j j abrams
No, it's not a hoax, not a dream and not an imaginary story: According to The Hollywood Reporter, this surprise scenario is occurring right here in our own reality, as Monica Breen and Alison Schapker have left ABC's 'Brothers & Sisters' to assist J. J. Abrams and the mind-benders over on Fox.
According to The Hollywood Reporter, Fox has picked up the J. J. Abrams mind-bender for a third batch of episodes. The series, which follows the adventures of a group of government agents investigating the supernatural side of science, has seen some ratings erosion since moving to the highly competitive 9PM Thursday time slot. But while the numbers are down for 'Fringe,' they still represent a gain for the network, which previously has struggled to gain traction against more established shows such as 'CSI' and 'Grey's Anatomy.'
According to The Hollywood Reporter, Boris Kodjoe, who is best known for playing Damon Carter on Showtime's popular drama 'Soul Food,' has been tapped to play the lead role in 'Undercovers,' the latest project from 'Lost' and 'Fringe' mastermind Abrams.
You could make a case for Fringe being the biggest premiere of the fall season. Through the involvement of J.J. Abrams, and a boatload of promotion from the network, the show has generated an incredible amount of buzz. The thing about buzz though, is that it's often fleeting. At some point the show will have to back it up. There are still many weeks to go before we'll have a good idea of the result of the Fringe experiment, but where's the fun in waiting for the numbers? I ask you, TV Squad readers, to put on your ratings analysis caps and make the call. How will Fringe fare?
It's a complicated question. The biggest sticking point for me is the "serialized drama" question. The producers seem to be going out of their way to make sure everyone knows that this isn't like Lost. The LA Times quotes Abrams as saying that Fringe will be "a show that people can watch as frequently and as infrequently as they want to." That's all well and good to say, but in the same article he refers to "a larger mythology." In addition, lead actress Anna Torv says that what she loves about the show is the conspiracy. That's not the stuff of easily accessible procedurals.
Apparently the new Trek movie, Fringe, and whatever it is he does over at Lost these days, isn't enough to fill up J.J. Abrams' day. That's a good thing. He'll be too busy to notice that you are downloading the leaked Fringe pilot. Through Bad Robot, Abrams is set to produce a new project, turning an article from the New York Times into a feature film. J.J.'s overlords at Paramount have purchased the rights to a recent article titled "Mystery On Fifth Avenue."
That article, written by Penelope Green, tells the story of a luxury apartment on Fifth Avenue that has some unique architecture. After dropping $8.5 million on the place, the new owners brought in an architectural designer to liven the place up for the kids. The remodel included hidden compartments, puzzles, poems, and messages. There is even a book and a soundtrack that goes with it. How that translates into a movie remains to be seen, but Abrams has some help from a couple television veterans as he tries to figure that out. Maya Forbes (The Larry Sanders Show) and Wally Wolodarsky (The Simpsons) are on board to write the feature. I'm thinking Panic Room meets Jumanji, with time traveling aliens.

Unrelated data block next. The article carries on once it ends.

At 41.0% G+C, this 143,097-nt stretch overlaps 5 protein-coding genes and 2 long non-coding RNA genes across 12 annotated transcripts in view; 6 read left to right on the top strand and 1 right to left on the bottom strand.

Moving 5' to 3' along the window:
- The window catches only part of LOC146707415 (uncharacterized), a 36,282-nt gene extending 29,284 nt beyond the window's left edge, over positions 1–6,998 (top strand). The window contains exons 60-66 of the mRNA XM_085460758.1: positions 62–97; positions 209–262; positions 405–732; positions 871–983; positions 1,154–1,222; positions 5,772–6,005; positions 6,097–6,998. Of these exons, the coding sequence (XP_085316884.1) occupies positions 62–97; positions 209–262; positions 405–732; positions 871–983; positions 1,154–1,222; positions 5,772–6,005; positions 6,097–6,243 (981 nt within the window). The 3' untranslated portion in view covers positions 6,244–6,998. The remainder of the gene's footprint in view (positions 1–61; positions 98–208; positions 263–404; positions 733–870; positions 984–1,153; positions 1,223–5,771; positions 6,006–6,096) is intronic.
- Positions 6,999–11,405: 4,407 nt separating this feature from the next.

The thing I found interesting was her story of her past with Abrams. It seems that previous to her Office gig, Kate spent some time working as a waitress. Abrams would come in to write and ask how her acting was going. When the two met again on the set he remembered her, and was very excited for her success. Abrams catches a lot of crap for his role in the whole Lost deal, so it's worth pointing out the positive stories now and again too.
Joss Whedon is joining Harold Ramis and J. J. Abrams as a member of the Office directorial pool. Julia mentioned this last month, but now there is a video on YouTube where Joss talks about why he decided to work on the show. He also says that in doing something like this the director needs to be anonymous and that this will not be "The Joss Whedon episode." Looking at the clips that go along with the interview though, I don't think the writers got that message. It looks like the Joss Whedon episode. Video is after the jump and contains spoilers, just so you know.
[ via whedonesque ]
Are you making a deal with the brilliant team behind the top 20 hit Lost? And does the fact that we have now switched that qualifier from top 5, to top 10, to top 20 cause any concern? Or are you making a deal with the team that so bungled Alias that by the end of the run it was almost an act of charity for ABC to even air the show? Seriously. May 17th, 2006, Alias is the #5 show in its time slot behind Deal Or No Deal (NBC), Bones (Fox), The Amazing Race (CBS), AND Next Top Model (UPN), only managing to beat out the movie Final Destination 2 (WB).
As for what that means for the show... I'm leaning toward not much. Not that Brian K. Vaughan isn't a talented guy, he clearly is, but I don't have much confidence that he will really be allowed to do all he can. Lost has always had talented writers. Although, they have had some trouble hanging on to them. David Fury hopped a boat off the island and went to hang out with Jack Bauer. Javier Grillo-Marxuach later followed suit and made his way to Medium.
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